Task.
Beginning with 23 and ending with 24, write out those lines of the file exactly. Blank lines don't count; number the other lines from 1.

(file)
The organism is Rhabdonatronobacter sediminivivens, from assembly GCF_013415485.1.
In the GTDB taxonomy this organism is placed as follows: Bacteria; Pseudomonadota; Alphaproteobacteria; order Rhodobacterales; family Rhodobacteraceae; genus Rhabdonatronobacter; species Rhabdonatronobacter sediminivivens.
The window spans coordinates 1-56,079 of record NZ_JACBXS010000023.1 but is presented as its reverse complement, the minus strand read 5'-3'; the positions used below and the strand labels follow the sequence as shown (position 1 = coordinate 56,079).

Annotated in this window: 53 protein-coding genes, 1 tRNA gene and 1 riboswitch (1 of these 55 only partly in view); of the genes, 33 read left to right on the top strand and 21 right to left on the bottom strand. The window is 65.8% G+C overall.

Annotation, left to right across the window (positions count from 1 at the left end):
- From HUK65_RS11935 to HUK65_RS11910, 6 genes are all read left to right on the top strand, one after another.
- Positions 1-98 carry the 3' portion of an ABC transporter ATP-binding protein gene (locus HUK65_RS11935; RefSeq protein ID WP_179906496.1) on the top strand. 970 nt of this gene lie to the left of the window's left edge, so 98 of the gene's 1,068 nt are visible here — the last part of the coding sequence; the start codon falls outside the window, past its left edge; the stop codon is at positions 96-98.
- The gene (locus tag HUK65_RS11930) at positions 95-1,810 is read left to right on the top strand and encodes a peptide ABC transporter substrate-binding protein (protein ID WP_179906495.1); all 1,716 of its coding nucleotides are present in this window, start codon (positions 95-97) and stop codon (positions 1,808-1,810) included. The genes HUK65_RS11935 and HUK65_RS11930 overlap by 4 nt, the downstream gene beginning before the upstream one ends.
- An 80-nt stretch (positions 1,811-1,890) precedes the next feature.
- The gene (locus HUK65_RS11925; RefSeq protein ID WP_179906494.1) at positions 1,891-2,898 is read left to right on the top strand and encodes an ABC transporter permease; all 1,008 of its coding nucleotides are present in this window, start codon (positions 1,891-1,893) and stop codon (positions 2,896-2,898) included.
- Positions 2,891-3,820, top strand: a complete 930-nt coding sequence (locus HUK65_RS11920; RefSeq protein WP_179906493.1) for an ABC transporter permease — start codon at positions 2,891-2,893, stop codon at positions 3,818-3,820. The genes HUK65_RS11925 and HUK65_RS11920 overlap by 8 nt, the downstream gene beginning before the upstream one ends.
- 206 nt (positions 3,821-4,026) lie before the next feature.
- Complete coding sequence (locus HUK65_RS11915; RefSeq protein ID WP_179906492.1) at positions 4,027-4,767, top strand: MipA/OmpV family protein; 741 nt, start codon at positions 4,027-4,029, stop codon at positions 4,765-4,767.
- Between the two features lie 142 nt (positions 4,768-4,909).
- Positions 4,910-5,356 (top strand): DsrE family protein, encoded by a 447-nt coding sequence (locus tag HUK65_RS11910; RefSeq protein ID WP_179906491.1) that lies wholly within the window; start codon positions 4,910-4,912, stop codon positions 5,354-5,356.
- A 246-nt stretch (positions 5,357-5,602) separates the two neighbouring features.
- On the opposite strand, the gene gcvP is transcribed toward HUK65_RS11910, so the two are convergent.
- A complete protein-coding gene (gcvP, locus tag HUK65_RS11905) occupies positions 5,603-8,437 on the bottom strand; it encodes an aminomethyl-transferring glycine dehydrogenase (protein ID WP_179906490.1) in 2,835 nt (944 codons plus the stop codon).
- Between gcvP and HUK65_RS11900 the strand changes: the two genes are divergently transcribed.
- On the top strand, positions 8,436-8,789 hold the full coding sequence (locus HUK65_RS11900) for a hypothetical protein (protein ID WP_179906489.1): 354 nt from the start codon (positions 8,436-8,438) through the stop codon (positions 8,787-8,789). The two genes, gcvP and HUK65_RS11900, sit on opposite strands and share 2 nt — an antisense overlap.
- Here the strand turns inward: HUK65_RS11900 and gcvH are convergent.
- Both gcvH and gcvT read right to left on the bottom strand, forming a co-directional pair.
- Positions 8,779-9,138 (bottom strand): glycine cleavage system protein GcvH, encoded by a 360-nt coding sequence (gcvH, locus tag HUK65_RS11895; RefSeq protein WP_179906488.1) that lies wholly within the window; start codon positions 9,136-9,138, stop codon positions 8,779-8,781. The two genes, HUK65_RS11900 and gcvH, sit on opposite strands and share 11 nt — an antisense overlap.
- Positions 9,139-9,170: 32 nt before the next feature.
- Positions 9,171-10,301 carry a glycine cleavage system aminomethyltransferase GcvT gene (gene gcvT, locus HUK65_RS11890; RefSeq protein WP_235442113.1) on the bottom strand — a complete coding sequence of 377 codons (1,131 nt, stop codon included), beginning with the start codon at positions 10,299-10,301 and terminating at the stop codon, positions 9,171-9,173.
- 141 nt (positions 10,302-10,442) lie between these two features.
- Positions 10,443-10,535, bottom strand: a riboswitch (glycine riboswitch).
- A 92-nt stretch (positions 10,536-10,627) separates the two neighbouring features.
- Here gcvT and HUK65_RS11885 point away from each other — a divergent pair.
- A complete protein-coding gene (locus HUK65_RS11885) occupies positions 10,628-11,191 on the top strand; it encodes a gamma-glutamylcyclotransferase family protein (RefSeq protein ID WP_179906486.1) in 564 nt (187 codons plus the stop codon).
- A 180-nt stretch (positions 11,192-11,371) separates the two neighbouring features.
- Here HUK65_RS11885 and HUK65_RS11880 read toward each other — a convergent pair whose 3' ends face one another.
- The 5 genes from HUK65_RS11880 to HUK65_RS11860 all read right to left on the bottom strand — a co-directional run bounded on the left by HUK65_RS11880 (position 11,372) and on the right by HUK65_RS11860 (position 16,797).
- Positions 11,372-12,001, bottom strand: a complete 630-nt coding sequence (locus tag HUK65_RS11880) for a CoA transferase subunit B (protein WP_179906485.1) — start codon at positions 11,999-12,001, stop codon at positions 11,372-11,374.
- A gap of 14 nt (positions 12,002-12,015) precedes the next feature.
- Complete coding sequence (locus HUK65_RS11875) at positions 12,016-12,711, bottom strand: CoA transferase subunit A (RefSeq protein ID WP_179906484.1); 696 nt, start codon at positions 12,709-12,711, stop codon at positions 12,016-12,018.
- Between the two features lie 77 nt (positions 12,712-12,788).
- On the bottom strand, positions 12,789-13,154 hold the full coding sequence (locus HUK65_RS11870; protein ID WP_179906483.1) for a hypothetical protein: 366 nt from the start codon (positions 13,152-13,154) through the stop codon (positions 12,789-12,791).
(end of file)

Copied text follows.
- Positions 8,779-9,138 (bottom strand): glycine cleavage system protein GcvH, encoded by a 360-nt coding sequence (gcvH, locus tag HUK65_RS11895; RefSeq protein WP_179906488.1) that lies wholly within the window; start codon positions 9,136-9,138, stop codon positions 8,779-8,781. The two genes, HUK65_RS11900 and gcvH, sit on opposite strands and share 11 nt — an antisense overlap.
- Positions 9,139-9,170: 32 nt before the next feature.